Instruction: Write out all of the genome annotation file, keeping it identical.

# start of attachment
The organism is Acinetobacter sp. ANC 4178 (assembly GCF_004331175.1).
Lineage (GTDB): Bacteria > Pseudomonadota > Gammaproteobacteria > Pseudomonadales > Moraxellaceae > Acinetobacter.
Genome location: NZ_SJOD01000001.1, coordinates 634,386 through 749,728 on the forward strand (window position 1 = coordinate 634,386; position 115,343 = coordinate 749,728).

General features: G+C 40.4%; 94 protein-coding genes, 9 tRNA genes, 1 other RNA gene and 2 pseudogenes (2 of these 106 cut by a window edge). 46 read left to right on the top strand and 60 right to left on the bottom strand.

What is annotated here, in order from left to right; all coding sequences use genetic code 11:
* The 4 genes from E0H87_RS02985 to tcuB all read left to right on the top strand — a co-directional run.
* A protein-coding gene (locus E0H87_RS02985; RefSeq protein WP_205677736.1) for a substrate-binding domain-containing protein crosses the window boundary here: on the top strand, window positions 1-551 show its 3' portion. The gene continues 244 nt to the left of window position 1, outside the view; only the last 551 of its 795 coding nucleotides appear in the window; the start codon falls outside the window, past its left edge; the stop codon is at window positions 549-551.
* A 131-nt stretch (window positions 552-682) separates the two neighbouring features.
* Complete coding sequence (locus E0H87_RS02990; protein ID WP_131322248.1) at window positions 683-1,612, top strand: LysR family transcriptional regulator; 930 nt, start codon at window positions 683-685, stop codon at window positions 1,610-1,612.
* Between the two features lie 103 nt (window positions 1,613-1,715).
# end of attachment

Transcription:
The organism is Acinetobacter sp. ANC 4178 (assembly GCF_004331175.1).
Lineage (GTDB): Bacteria > Pseudomonadota > Gammaproteobacteria > Pseudomonadales > Moraxellaceae > Acinetobacter.
Genome location: NZ_SJOD01000001.1, coordinates 634,386 through 749,728 on the forward strand (window position 1 = coordinate 634,386; position 115,343 = coordinate 749,728).

General features: G+C 40.4%; 94 protein-coding genes, 9 tRNA genes, 1 other RNA gene and 2 pseudogenes (2 of these 106 cut by a window edge). 46 read left to right on the top strand and 60 right to left on the bottom strand.

What is annotated here, in order from left to right; all coding sequences use genetic code 11:
* The 4 genes from E0H87_RS02985 to tcuB all read left to right on the top strand — a co-directional run.
* A protein-coding gene (locus E0H87_RS02985; RefSeq protein WP_205677736.1) for a substrate-binding domain-containing protein crosses the window boundary here: on the top strand, window positions 1-551 show its 3' portion. The gene continues 244 nt to the left of window position 1, outside the view; only the last 551 of its 795 coding nucleotides appear in the window; the start codon falls outside the window, past its left edge; the stop codon is at window positions 549-551.
* A 131-nt stretch (window positions 552-682) separates the two neighbouring features.
* Complete coding sequence (locus E0H87_RS02990; protein ID WP_131322248.1) at window positions 683-1,612, top strand: LysR family transcriptional regulator; 930 nt, start codon at window positions 683-685, stop codon at window positions 1,610-1,612.
* Between the two features lie 103 nt (window positions 1,613-1,715).